Writing a resume is not an easy task, no matter how long you've been in the game or how confident you are in your skills and experience. But there are steps you can take to make the process easier and turn your resume into a document that gets noticed for the right reasons.
If your resume isn't getting the attention you want, there's a good chance you've made at least one of these all-too-common mistakes.
1. Allowing inconsistencies
Even something as seemingly insignificant as your start dates not lining up correctly can raise a red flag for employers.
"Check your dates. You want to make sure that everything is exactly the same, everywhere — on LinkedIn, on your resume, on your employment records — because we can and will check. Another area is your job title. Don't try and fool us with an inflated or different job title than you actually had. Again, this is easily verified," says Frank Dadah, managing director, accounting, finance & administrative contract staffing at WinterWyman.
Fix this mistake: Before you send out your resume, make sure all the information aligns with your LinkedIn profile and employment records.
2. Letting it run long
The standard advice on resume length is to keep it to one or two pages. Entry-level and junior employees will have a resume that's closer to one page, but as you advance in your career, you'll have more valuable information to start filling up the second page. A seasoned IT pro might easily fill 3 pages, even after eliminating outdated skills and experience.
The question of how long is too long comes down to this: If your resume includes anything but the most pertinent information, it's too long. Outline your most impressive accomplishments, accolades and achievements to draw a recruiter or hiring manager in.
Fix this mistake: Learn how to keep your resume short, sweet and to the point and when that's not possible, how to effectively break the rules.
3. Failing to focus
Establishing a focus for your resume can give you a reference point to tie everything back to as you write and edit and will help create a sense of flow between your work experience, skills and accomplishments.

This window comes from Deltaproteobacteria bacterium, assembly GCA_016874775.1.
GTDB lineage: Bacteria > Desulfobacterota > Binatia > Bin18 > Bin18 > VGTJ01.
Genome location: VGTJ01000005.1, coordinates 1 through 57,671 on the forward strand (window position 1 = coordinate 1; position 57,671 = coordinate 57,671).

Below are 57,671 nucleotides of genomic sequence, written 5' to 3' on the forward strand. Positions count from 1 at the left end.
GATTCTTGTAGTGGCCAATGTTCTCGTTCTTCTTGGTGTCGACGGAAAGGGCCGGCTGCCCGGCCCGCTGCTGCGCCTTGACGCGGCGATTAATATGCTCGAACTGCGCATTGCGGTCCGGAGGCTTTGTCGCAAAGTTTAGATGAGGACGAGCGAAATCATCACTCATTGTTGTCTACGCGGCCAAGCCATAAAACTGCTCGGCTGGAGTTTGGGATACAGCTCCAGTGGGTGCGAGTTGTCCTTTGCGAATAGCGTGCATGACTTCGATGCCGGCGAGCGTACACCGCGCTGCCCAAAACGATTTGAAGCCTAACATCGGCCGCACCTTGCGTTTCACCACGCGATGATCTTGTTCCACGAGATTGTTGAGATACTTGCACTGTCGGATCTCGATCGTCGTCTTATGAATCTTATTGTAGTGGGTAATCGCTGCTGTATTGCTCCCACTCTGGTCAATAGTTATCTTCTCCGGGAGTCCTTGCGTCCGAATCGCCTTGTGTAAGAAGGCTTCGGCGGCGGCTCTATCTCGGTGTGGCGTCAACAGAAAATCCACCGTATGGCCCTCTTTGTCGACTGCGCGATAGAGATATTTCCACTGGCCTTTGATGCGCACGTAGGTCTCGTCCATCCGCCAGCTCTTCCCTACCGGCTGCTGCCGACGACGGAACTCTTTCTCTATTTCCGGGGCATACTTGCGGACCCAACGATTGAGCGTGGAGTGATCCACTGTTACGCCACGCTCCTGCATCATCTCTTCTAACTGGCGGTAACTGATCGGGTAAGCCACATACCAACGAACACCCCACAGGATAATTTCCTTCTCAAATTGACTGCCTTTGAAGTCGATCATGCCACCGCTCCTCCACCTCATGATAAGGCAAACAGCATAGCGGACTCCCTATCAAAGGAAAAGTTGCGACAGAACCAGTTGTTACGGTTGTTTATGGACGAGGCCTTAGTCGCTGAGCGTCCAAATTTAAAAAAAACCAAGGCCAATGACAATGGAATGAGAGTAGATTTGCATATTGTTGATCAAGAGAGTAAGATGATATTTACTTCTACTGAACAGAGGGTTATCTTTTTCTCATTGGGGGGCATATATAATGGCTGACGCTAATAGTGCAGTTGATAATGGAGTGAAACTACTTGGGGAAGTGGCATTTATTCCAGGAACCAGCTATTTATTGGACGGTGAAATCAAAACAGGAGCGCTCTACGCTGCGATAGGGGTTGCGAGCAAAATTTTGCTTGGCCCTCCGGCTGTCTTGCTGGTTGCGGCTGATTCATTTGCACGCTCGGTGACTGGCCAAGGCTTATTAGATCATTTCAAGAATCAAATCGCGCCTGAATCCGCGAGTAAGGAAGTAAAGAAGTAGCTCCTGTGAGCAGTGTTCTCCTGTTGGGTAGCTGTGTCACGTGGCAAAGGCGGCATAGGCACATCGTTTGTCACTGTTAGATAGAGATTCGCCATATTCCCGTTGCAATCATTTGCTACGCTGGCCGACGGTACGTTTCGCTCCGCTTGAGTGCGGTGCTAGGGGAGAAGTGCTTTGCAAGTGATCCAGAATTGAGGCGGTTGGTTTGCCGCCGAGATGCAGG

Finding a focus for your resume is easier than you think. Consider what makes you unique as an employee and how you're different than others in your field. Or you can find a way to highlight past experience and accomplishments to demonstrate how they translate to new job requirements and skills.
Fix this mistake: JM Auron, a resume writer and owner of Quantum Tech Resumes, uses a "challenge, action and results" method to organize career history and to develop a theme for a resume. You can see this technique in action in a recent resume makeover, where Auron makes a disorganized resume more cohesive by focusing on challenges the candidate has faced and demonstrating how that candidate responded to the situation and produced valuable results.
4. Using buzzwords and technical jargon
The first person who reads your resume might not have experience in your specific industry. Even if you work with a tech recruiter, you can't expect them to be familiar with technical jargon. Your goal is to make your resume easy to read and understand while also showcasing your relevant skills and experience.
In addition to technical jargon, you want to avoid overused buzzwords — these will make a recruiter's eyes roll. A resume filled with buzzwords also risks being passed over by applicant tracking systems that are programmed to ignore overused phrases.
According to data from LinkedIn, the top 10 most used resume buzzwords include "specialized, leadership, experienced, passionate, strategic, excellent, focused, creative, enthusiastic and successful."
Fix this mistake: Darain Faraz, head of brand marketing and communications at LinkedIn, says you should avoid any language that "generalizes" what you do, including industry jargon. Instead, highlight the skills and achievements that demonstrate how you embody those buzzwords. If, for example, you're passionate about open source software, demonstrate your passion by including any relevant volunteer or nonprofit work on your resume.